In a truly incredible breakthrough, scientists have engineered a bacterium with three pairs of DNA bases, rather than two.

The extra letters make the organism different to every other known form of life.

Not only has the unique bacterium been created, but it appears to be able to can replicate the unnatural DNA bases as normal, as long as molecular building blocks are supplied.

“Life on Earth in all its diversity is encoded by only two pairs of DNA bases, A-T and C-G, and what we’ve made is an organism that stably contains those two plus a third, unnatural pair of bases,” said The Scripps Research Institute (TSRI) Associate Professor Floyd E Romesberg, who led the research team.

“This shows that other solutions to storing information are possible and, of course, takes us closer to an expanded-DNA biology that will have many exciting applications - from new medicines to new kinds of nanotechnology.”

The expanded genetic alphabet could allow researchers to code proteins and organisms that have never existed before.

“In principle, we could encode new proteins made from new, unnatural amino acids - which would give us greater power than ever to tailor protein therapeutics and diagnostics and laboratory reagents to have desired functions,” Romesberg said.

“Other applications, such as nanomaterials, are also possible.”

The Scripps team spent years finding pairs of molecules that could serve as new, functional DNA bases.

This was not easy, but a breakthrough came when the team identified sets of nucleoside molecules that can hook up across a double-strand of DNA almost as snugly as natural base pairs.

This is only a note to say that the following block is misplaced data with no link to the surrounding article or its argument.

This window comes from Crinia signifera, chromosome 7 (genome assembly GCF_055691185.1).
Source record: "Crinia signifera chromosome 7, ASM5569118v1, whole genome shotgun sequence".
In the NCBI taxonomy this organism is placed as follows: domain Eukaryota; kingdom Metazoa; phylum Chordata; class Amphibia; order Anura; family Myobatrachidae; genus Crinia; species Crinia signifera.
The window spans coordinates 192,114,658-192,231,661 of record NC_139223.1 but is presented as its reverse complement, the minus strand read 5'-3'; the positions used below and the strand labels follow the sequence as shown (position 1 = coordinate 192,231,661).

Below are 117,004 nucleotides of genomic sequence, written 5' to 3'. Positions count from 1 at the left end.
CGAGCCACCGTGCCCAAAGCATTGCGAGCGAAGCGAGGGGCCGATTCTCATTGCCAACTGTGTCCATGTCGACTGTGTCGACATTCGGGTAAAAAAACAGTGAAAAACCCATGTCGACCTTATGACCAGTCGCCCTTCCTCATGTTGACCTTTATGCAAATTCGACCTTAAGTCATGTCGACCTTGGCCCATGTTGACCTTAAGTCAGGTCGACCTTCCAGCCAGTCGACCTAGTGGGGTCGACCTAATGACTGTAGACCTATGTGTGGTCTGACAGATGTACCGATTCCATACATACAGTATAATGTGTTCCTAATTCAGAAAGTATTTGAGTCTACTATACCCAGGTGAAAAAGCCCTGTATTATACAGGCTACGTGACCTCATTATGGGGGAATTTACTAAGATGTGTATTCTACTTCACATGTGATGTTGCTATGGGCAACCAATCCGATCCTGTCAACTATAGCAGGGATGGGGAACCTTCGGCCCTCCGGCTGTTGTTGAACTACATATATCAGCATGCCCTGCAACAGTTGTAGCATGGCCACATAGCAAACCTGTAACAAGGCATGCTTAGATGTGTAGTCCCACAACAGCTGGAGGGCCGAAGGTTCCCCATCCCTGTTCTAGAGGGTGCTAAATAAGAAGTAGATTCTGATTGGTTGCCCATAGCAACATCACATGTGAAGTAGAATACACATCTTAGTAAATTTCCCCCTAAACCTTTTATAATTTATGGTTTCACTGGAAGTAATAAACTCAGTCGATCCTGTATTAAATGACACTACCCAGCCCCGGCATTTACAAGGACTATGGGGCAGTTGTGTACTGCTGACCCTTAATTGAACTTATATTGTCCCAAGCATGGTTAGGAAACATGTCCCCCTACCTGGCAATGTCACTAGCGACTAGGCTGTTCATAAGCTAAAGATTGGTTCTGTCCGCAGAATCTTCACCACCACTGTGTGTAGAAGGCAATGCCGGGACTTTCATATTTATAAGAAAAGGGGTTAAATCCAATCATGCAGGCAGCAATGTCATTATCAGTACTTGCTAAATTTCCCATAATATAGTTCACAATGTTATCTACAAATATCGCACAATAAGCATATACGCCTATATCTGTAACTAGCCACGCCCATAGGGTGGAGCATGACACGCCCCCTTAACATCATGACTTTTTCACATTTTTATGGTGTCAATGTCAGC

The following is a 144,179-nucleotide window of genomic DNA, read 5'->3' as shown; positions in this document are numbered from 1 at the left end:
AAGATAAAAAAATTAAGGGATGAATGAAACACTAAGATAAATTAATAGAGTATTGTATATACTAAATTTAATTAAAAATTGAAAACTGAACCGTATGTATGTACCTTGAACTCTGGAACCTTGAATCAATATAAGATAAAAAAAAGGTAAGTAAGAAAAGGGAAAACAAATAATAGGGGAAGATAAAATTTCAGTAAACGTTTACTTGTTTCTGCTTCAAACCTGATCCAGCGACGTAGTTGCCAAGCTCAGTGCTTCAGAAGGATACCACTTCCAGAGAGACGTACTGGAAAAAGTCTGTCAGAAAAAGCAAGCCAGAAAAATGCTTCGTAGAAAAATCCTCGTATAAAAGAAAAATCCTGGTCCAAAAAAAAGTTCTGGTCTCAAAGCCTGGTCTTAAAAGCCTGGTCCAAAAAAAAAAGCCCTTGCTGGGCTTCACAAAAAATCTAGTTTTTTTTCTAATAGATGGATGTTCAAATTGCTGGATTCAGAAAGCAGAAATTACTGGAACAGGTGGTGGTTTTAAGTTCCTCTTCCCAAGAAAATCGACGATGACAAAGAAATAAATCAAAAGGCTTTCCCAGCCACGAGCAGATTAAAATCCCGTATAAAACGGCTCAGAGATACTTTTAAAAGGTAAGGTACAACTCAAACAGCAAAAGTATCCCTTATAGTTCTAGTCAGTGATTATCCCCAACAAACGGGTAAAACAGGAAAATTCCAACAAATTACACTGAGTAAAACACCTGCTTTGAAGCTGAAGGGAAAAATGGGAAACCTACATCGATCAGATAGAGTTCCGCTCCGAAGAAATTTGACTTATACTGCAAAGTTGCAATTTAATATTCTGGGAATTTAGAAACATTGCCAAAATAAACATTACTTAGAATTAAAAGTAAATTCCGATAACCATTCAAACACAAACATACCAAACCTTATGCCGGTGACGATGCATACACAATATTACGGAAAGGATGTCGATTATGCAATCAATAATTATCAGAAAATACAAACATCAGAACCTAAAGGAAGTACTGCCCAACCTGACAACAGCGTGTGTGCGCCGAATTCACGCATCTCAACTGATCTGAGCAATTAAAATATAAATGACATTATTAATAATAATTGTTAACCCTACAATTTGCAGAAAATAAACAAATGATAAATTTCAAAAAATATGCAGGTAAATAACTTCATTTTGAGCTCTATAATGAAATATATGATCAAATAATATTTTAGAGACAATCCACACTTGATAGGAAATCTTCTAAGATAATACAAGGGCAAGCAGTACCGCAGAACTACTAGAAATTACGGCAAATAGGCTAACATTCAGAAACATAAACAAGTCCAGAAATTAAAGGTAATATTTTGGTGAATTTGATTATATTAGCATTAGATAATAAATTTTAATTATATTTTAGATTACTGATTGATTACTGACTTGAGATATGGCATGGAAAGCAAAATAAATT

A report in 2008 showed that DNA containing these unnatural base pairs could replicate in the presence of the right enzymes.

The following year, researchers were able to find enzymes that transcribe this semi-synthetic DNA into RNA.

“These unnatural base pairs have worked beautifully in vitro, but the big challenge has been to get them working in the much more complex environment of a living cell,” said Denis Malyshev, a co-author on the latest report.

In their most recent study, the team synthesised a stretch of circular DNA known as a plasmid and inserted it into cells of the common bacterium E. coli.

The plasmid DNA contained natural T-A and C-G base pairs along with the best-performing unnatural base pair the laboratory had discovered, two molecules known as d5SICS and dNaM.

The goal was to get the E. coli cells to replicate this semi-synthetic DNA as normally as possible.

This proved difficult too, as there are no natural mechanisms for carrying the unnatural DNA.

Researchers eventually came upon a working triphosphate transporter, made by a species of microalgae, which took on the task of importing the unnatural triphosphates.

Before anyone panics, Malyshev says the replication of unnatural DNA still needs lots of help, and can not occur accidentally.

“When we stopped the flow of the unnatural triphosphate building blocks into the cells, the replacement of d5SICS–dNaM with natural base pairs was very nicely correlated with the cell replication itself - there didn’t seem to be other factors excising the unnatural base pairs from the DNA,” Malyshev said.

“An important thing to note is that these two breakthroughs also provide control over the system. Our new bases can only get into the cell if we turn on the ‘base transporter’ protein. Without this transporter or when new bases are not provided, the cell will revert back to A, T, G, C, and the d5SICS and dNaM will disappear from the genome.”

The next step will be to look for in-cell transcription of the expanded-alphabet DNA into RNA, which feeds the protein-making machinery of cells.

The latest report is accessible here